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Anything and Everything

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“Am I allowed to— May I— What can I—” Billy made a soft, torn noise and scuffed his sneakers against the grass. He shifted from foot to foot, practically dancing in place as his hands lifted, stilled, fluttered down again. Then up, as if he couldn’t stop himself, just to freeze all over again.

He wants to touch you, he thought with a barely concealed shiver. Then, he wants permission to touch you.

Teddy let the strap of his bag slide off his shoulder. It hit the ground with a muffled whump, just a few dirty t-shirts and balled-up jeans making the canvas keep its shape. He wet his lips and studied Billy’s face, expecting…

He had no idea, still, even after all this.

Change, he supposed. Some sign that things were different. Three weeks, six days, eight hours. There should be some measure of that time on Billy’s face, in his eyes, but everything… It was all the same, down to the bone. The frenetic energy of him, the angle of his jaw, the way he looked up through his lashes, then away, fast, as if some of Tommy’s impatience had rubbed off on him.

But his bottom lip was bitten red and there was a dark line between his brows. That was different. And the way he reached out compulsively before forcing himself to pull away again and again, as if their bodies were magnetized but he couldn’t quite let himself give over to inevitability…that was different, too. Even when they were barely more than strangers dancing cautiously around each other, Billy had never been afraid to touch.

Teddy drew in an uneven breath and shifted his stance, watching the flinching hope and fear and anxiety flickering over Billy’s face like minnows in still water. Finally, Billy rolled his shoulders and dragged his fingers through his hair with a hitching sigh. His eyes darted up, then away. “You’re gonna have to help me here, T; I’m kind of freaking out.”

“Yeah,” Teddy said. His voice was hoarse, as if he hadn’t spoken in days. (Three weeks, six days, eight hours.) “I can tell that.”

Billy drew in an annoyed breath, then let it out between his teeth, long and shaky, when Teddy’s hands dropped to his hips. He jerked his chin up, eyes flaring wide; Teddy could feel him practically trembling with the desire to pitch himself forward into his arms.

“Go ahead,” he murmured, thumbs hooking into the loops of his jeans. “I want you to.”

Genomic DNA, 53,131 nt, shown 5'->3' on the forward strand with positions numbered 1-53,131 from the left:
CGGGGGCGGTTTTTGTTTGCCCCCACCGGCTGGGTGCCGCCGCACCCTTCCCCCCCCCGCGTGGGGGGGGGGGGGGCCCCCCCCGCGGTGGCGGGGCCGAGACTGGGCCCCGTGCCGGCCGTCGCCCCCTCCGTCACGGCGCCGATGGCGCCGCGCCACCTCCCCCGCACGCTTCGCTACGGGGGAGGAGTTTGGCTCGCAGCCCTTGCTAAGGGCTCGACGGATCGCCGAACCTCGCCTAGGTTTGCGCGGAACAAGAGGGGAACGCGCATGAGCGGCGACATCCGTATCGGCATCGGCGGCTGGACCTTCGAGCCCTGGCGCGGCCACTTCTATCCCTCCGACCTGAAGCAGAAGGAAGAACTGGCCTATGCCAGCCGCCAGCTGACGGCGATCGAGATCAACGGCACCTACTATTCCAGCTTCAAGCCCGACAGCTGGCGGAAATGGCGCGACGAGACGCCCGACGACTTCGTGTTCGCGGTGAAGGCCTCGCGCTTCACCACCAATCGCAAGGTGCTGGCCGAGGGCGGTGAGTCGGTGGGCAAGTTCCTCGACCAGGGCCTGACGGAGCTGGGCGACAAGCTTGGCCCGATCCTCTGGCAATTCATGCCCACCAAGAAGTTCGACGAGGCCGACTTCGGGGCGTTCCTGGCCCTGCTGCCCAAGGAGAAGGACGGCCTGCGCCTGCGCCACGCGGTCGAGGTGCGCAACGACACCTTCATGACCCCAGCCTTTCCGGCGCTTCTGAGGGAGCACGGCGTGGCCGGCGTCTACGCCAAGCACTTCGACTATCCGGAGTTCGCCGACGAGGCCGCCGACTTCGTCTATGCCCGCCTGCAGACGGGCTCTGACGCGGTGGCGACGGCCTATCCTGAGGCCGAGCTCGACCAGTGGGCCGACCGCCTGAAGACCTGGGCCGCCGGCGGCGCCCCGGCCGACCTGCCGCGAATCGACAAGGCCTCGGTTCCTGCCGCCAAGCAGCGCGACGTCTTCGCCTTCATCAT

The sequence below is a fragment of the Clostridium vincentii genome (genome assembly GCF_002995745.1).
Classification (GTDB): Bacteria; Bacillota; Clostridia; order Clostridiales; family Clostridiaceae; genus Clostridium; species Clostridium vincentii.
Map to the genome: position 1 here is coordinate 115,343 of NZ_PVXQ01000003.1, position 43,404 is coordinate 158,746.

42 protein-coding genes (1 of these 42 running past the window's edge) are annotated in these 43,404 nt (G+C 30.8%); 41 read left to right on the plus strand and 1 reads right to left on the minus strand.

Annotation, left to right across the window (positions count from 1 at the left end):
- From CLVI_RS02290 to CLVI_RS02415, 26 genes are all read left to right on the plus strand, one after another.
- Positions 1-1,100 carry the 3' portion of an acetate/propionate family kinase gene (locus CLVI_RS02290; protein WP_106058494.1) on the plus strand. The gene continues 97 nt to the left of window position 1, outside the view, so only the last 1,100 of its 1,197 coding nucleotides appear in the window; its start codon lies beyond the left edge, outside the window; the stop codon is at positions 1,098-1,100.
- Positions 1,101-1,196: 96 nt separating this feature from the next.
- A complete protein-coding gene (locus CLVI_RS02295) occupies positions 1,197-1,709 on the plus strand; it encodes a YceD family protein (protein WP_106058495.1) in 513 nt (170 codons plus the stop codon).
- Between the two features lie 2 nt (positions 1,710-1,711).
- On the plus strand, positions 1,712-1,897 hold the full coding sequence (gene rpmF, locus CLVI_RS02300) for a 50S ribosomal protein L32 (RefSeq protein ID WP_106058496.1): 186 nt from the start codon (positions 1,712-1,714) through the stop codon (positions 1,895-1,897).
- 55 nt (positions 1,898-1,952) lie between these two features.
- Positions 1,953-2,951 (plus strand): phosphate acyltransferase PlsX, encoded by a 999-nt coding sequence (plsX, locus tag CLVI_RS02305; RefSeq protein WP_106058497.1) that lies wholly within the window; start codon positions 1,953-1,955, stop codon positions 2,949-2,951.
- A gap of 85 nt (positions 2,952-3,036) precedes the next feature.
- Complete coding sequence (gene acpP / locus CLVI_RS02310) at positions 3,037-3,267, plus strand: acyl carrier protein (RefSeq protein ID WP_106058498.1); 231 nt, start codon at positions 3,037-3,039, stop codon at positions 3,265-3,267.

Billy shook his head once, sharp. “You want me to,” he echoed on a breath, stepping in—slotting against Teddy’s body like the jagged ends of something broken becoming whole again—and carefully wound his arms around his neck. He was trembling all over. “You sure?” Then, as if afraid of the answer, “Um, how was the Southwest?”

“Good.” Teddy dropped his chin, letting their foreheads lightly butt together. “Pretty warm and dusty.”

“Oh, well, yeah: desert. Um, see anything cool?” Meet anyone, he could have said. Probably was saying, if Teddy was reading through the words right.

He shrugged a shoulder, one hand untangling from Billy’s belt loops to slide to the small of his back, then up his spine. He felt out each vertebra with his fingertips, relearning the feel of Billy, the reality of him back in his space, sharing his breath. “Nah. Nothing worth staying over.”

“Oh. Cool.”


Billy shifted and shivered against him. Each of his (too-quick) breaths puffed against Teddy’s mouth, and his eyes dropped again and again, as if he was arguing with himself over what came next. Teddy soothed a big hand up and down his spine. They had a lot to talk about—a lot to put to rest for once and for all—but there was time. Later, he thought, thumb rubbing against the dip of Billy’s spine. Later is good.

For now, there was just this.

Billy, naturally, was the one who finally broke the silence. “May I,” he began, pulling away to watch Teddy’s mouth.

Yes,” Teddy said. The word was lost against Billy’s mouth, sudden and fierce against his; he made a low noise and dragged Billy close. Arms around Billy’s waist, Billy’s arms around his neck, mouths clashing for a moment before he tipped his chin and they fell into a kiss as right and familiar and good as…as any cliché of coming home.

Yes, Teddy thought, parting his lips at the first swipe of Billy’s tongue. Yes, he thought, feeling fingers tighten in his hair. Their bodies pushed together, swaying, denim rasping and tongues slicking wet and hot over and over again, and all Teddy could think was a broken mantra of want, spiraling up and out of him in grateful ululations:

Yes, yes, yes.